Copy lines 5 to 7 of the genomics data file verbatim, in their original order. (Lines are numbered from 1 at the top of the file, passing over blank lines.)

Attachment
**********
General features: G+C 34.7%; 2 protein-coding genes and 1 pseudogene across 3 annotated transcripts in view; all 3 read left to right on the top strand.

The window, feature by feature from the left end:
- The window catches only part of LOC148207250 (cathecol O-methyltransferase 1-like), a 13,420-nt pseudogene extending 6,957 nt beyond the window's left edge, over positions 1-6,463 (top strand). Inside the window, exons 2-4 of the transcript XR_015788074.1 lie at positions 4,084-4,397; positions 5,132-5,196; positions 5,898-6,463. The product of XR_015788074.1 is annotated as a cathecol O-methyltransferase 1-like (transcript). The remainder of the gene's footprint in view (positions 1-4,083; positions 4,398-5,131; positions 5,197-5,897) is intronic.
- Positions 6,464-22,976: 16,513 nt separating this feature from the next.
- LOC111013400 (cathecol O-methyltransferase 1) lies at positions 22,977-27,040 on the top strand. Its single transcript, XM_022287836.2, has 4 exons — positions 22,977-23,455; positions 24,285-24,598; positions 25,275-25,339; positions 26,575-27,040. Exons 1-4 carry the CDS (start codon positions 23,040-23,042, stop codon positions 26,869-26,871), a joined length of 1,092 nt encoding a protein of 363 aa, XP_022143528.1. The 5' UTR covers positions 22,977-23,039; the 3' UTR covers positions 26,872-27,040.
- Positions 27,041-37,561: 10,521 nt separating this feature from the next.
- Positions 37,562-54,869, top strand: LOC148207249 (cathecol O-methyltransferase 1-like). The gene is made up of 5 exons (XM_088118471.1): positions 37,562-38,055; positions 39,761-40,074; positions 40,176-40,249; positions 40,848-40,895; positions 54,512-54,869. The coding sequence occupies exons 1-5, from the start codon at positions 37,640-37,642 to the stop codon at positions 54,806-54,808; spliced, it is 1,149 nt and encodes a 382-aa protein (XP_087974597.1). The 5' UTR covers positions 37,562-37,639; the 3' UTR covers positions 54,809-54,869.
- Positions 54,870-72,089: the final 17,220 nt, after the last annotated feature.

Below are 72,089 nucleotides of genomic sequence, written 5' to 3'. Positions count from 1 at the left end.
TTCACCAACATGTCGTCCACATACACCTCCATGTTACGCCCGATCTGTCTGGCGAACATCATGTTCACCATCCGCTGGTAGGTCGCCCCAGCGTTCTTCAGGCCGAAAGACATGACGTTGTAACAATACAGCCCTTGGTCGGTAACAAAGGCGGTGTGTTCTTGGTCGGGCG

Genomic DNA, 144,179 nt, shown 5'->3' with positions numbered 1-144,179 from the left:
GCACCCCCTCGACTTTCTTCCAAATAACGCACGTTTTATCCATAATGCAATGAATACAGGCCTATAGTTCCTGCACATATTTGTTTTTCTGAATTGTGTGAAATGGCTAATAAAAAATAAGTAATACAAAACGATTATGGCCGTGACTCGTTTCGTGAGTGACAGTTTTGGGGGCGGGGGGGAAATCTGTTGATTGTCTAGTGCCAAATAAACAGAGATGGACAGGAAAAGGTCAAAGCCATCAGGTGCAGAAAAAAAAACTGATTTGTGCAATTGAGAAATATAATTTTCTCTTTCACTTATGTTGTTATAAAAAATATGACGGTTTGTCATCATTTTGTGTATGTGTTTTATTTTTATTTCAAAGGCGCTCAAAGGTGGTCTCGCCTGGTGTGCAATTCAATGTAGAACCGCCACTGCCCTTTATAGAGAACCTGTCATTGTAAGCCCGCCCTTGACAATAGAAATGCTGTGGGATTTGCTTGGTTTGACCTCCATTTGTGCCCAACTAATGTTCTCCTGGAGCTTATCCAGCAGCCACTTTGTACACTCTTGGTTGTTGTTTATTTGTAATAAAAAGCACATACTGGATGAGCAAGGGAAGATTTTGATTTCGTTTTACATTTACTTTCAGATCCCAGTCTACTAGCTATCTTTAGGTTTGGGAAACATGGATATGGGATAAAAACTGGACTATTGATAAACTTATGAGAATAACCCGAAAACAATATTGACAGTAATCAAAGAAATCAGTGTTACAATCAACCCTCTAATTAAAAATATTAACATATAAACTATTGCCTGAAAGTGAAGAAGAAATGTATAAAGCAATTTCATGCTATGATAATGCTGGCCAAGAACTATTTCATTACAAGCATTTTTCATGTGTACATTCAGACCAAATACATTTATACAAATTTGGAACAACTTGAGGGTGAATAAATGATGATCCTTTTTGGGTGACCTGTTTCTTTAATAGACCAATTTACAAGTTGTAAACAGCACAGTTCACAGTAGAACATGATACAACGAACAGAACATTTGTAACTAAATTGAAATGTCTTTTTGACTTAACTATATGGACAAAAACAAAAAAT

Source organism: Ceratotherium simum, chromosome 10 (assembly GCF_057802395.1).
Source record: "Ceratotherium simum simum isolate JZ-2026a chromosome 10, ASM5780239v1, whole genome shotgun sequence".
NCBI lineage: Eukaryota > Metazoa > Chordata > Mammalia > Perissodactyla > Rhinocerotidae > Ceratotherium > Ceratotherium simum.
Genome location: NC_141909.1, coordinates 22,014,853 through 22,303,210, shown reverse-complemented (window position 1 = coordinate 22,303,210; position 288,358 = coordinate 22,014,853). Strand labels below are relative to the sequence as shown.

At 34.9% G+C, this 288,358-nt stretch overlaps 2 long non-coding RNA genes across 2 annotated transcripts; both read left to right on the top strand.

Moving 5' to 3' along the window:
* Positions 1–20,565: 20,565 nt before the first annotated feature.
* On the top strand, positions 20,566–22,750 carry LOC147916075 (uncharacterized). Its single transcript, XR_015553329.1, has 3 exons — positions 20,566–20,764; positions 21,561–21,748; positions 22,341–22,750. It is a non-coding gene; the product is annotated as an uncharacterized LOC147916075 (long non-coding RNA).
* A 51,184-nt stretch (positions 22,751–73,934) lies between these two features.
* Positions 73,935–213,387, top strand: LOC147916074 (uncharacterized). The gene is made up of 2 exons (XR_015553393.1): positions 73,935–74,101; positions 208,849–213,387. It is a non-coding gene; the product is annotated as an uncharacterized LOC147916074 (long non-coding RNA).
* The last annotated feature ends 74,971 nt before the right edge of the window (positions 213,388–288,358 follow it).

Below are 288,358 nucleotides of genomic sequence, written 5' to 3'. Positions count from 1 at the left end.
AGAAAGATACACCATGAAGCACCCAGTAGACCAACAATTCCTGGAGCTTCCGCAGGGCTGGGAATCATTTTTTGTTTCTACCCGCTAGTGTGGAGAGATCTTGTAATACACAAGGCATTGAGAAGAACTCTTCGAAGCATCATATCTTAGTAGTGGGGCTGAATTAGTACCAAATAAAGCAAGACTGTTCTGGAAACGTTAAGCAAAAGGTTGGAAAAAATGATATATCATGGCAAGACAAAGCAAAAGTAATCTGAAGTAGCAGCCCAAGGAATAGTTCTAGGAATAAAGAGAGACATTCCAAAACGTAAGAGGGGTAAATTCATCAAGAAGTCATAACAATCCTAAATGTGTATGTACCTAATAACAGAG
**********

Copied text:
- LOC111013400 (cathecol O-methyltransferase 1) lies at positions 22,977-27,040 on the top strand. Its single transcript, XM_022287836.2, has 4 exons — positions 22,977-23,455; positions 24,285-24,598; positions 25,275-25,339; positions 26,575-27,040. Exons 1-4 carry the CDS (start codon positions 23,040-23,042, stop codon positions 26,869-26,871), a joined length of 1,092 nt encoding a protein of 363 aa, XP_022143528.1. The 5' UTR covers positions 22,977-23,039; the 3' UTR covers positions 26,872-27,040.
- Positions 27,041-37,561: 10,521 nt separating this feature from the next.
- Positions 37,562-54,869, top strand: LOC148207249 (cathecol O-methyltransferase 1-like). The gene is made up of 5 exons (XM_088118471.1): positions 37,562-38,055; positions 39,761-40,074; positions 40,176-40,249; positions 40,848-40,895; positions 54,512-54,869. The coding sequence occupies exons 1-5, from the start codon at positions 37,640-37,642 to the stop codon at positions 54,806-54,808; spliced, it is 1,149 nt and encodes a 382-aa protein (XP_087974597.1). The 5' UTR covers positions 37,562-37,639; the 3' UTR covers positions 54,809-54,869.